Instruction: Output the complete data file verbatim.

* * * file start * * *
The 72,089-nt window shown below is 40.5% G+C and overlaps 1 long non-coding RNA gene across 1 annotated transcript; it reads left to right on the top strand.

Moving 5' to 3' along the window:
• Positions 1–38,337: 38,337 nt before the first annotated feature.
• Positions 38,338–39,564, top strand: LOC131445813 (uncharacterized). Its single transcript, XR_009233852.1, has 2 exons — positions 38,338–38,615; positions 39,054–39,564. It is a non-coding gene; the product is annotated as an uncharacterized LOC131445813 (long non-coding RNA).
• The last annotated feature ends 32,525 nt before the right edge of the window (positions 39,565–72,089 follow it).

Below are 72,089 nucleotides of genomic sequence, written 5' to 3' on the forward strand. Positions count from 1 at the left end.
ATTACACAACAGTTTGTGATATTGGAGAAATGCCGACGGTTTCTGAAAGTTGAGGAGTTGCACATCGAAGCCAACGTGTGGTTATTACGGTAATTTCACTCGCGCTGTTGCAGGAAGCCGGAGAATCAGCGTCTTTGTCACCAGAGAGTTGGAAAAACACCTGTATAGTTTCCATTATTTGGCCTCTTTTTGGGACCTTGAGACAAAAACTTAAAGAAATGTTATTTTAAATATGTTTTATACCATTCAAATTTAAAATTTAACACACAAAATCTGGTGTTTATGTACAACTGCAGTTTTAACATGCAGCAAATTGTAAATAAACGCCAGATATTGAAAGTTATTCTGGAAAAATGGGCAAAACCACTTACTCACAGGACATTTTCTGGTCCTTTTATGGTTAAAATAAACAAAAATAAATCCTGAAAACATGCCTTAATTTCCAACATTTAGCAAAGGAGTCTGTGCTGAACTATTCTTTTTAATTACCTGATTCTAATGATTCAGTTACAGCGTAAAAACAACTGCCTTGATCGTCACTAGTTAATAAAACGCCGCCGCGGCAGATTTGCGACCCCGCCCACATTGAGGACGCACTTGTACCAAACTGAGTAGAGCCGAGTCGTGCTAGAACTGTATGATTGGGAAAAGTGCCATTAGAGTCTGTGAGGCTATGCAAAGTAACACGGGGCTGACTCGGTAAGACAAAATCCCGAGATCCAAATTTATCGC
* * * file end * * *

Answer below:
The 72,089-nt window shown below is 40.5% G+C and overlaps 1 long non-coding RNA gene across 1 annotated transcript; it reads left to right on the top strand.

Moving 5' to 3' along the window:
• Positions 1–38,337: 38,337 nt before the first annotated feature.
• Positions 38,338–39,564, top strand: LOC131445813 (uncharacterized). Its single transcript, XR_009233852.1, has 2 exons — positions 38,338–38,615; positions 39,054–39,564. It is a non-coding gene; the product is annotated as an uncharacterized LOC131445813 (long non-coding RNA).
• The last annotated feature ends 32,525 nt before the right edge of the window (positions 39,565–72,089 follow it).

Below are 72,089 nucleotides of genomic sequence, written 5' to 3' on the forward strand. Positions count from 1 at the left end.
ATTACACAACAGTTTGTGATATTGGAGAAATGCCGACGGTTTCTGAAAGTTGAGGAGTTGCACATCGAAGCCAACGTGTGGTTATTACGGTAATTTCACTCGCGCTGTTGCAGGAAGCCGGAGAATCAGCGTCTTTGTCACCAGAGAGTTGGAAAAACACCTGTATAGTTTCCATTATTTGGCCTCTTTTTGGGACCTTGAGACAAAAACTTAAAGAAATGTTATTTTAAATATGTTTTATACCATTCAAATTTAAAATTTAACACACAAAATCTGGTGTTTATGTACAACTGCAGTTTTAACATGCAGCAAATTGTAAATAAACGCCAGATATTGAAAGTTATTCTGGAAAAATGGGCAAAACCACTTACTCACAGGACATTTTCTGGTCCTTTTATGGTTAAAATAAACAAAAATAAATCCTGAAAACATGCCTTAATTTCCAACATTTAGCAAAGGAGTCTGTGCTGAACTATTCTTTTTAATTACCTGATTCTAATGATTCAGTTACAGCGTAAAAACAACTGCCTTGATCGTCACTAGTTAATAAAACGCCGCCGCGGCAGATTTGCGACCCCGCCCACATTGAGGACGCACTTGTACCAAACTGAGTAGAGCCGAGTCGTGCTAGAACTGTATGATTGGGAAAAGTGCCATTAGAGTCTGTGAGGCTATGCAAAGTAACACGGGGCTGACTCGGTAAGACAAAATCCCGAGATCCAAATTTATCGC